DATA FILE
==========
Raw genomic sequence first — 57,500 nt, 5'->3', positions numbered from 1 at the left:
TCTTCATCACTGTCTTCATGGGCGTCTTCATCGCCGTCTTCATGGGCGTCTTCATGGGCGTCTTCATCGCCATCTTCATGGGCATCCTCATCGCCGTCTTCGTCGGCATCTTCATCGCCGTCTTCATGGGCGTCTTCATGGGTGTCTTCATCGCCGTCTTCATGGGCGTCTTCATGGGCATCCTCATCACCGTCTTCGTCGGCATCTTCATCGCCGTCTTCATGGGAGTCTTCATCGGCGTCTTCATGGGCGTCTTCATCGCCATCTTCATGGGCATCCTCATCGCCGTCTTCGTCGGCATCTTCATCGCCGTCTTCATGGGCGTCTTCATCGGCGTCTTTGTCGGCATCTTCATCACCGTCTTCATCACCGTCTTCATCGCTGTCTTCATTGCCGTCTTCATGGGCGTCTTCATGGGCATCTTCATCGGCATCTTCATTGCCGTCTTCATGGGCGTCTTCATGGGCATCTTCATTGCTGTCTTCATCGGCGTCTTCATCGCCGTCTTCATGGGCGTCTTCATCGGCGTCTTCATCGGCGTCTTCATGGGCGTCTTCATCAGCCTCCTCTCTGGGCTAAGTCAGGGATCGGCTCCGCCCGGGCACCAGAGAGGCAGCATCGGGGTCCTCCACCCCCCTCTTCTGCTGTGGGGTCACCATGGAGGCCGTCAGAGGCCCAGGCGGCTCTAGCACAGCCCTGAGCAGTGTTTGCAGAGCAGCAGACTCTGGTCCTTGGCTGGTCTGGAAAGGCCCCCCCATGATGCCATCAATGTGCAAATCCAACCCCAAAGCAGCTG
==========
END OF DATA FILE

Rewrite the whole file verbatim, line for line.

Raw genomic sequence first — 57,500 nt, 5'->3', positions numbered from 1 at the left:
TCTTCATCACTGTCTTCATGGGCGTCTTCATCGCCGTCTTCATGGGCGTCTTCATGGGCGTCTTCATCGCCATCTTCATGGGCATCCTCATCGCCGTCTTCGTCGGCATCTTCATCGCCGTCTTCATGGGCGTCTTCATGGGTGTCTTCATCGCCGTCTTCATGGGCGTCTTCATGGGCATCCTCATCACCGTCTTCGTCGGCATCTTCATCGCCGTCTTCATGGGAGTCTTCATCGGCGTCTTCATGGGCGTCTTCATCGCCATCTTCATGGGCATCCTCATCGCCGTCTTCGTCGGCATCTTCATCGCCGTCTTCATGGGCGTCTTCATCGGCGTCTTTGTCGGCATCTTCATCACCGTCTTCATCACCGTCTTCATCGCTGTCTTCATTGCCGTCTTCATGGGCGTCTTCATGGGCATCTTCATCGGCATCTTCATTGCCGTCTTCATGGGCGTCTTCATGGGCATCTTCATTGCTGTCTTCATCGGCGTCTTCATCGCCGTCTTCATGGGCGTCTTCATCGGCGTCTTCATCGGCGTCTTCATGGGCGTCTTCATCAGCCTCCTCTCTGGGCTAAGTCAGGGATCGGCTCCGCCCGGGCACCAGAGAGGCAGCATCGGGGTCCTCCACCCCCCTCTTCTGCTGTGGGGTCACCATGGAGGCCGTCAGAGGCCCAGGCGGCTCTAGCACAGCCCTGAGCAGTGTTTGCAGAGCAGCAGACTCTGGTCCTTGGCTGGTCTGGAAAGGCCCCCCCATGATGCCATCAATGTGCAAATCCAACCCCAAAGCAGCTG